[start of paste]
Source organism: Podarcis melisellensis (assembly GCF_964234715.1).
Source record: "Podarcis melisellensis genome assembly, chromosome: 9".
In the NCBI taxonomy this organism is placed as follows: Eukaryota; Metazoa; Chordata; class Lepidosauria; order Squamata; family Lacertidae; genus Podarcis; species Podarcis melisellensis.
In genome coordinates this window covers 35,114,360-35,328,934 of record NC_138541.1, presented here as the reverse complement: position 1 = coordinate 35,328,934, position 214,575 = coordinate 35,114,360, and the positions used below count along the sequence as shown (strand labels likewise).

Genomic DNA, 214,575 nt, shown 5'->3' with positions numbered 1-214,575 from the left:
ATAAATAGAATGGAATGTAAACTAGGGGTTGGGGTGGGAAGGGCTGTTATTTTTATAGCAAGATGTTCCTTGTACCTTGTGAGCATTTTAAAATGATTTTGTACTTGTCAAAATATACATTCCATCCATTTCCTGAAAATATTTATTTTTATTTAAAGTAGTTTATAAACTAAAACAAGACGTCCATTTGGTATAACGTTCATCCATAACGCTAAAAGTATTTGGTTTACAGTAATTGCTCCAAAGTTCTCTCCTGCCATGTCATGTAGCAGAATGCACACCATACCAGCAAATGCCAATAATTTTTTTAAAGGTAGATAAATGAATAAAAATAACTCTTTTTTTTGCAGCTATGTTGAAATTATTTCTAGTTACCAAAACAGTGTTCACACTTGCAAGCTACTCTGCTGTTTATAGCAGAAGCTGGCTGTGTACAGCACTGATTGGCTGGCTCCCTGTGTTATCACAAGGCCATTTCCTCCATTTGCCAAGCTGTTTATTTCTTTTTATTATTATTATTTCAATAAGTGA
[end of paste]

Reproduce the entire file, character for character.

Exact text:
Source organism: Podarcis melisellensis (assembly GCF_964234715.1).
Source record: "Podarcis melisellensis genome assembly, chromosome: 9".
In the NCBI taxonomy this organism is placed as follows: Eukaryota; Metazoa; Chordata; class Lepidosauria; order Squamata; family Lacertidae; genus Podarcis; species Podarcis melisellensis.
In genome coordinates this window covers 35,114,360-35,328,934 of record NC_138541.1, presented here as the reverse complement: position 1 = coordinate 35,328,934, position 214,575 = coordinate 35,114,360, and the positions used below count along the sequence as shown (strand labels likewise).

Genomic DNA, 214,575 nt, shown 5'->3' with positions numbered 1-214,575 from the left:
ATAAATAGAATGGAATGTAAACTAGGGGTTGGGGTGGGAAGGGCTGTTATTTTTATAGCAAGATGTTCCTTGTACCTTGTGAGCATTTTAAAATGATTTTGTACTTGTCAAAATATACATTCCATCCATTTCCTGAAAATATTTATTTTTATTTAAAGTAGTTTATAAACTAAAACAAGACGTCCATTTGGTATAACGTTCATCCATAACGCTAAAAGTATTTGGTTTACAGTAATTGCTCCAAAGTTCTCTCCTGCCATGTCATGTAGCAGAATGCACACCATACCAGCAAATGCCAATAATTTTTTTAAAGGTAGATAAATGAATAAAAATAACTCTTTTTTTTGCAGCTATGTTGAAATTATTTCTAGTTACCAAAACAGTGTTCACACTTGCAAGCTACTCTGCTGTTTATAGCAGAAGCTGGCTGTGTACAGCACTGATTGGCTGGCTCCCTGTGTTATCACAAGGCCATTTCCTCCATTTGCCAAGCTGTTTATTTCTTTTTATTATTATTATTTCAATAAGTGA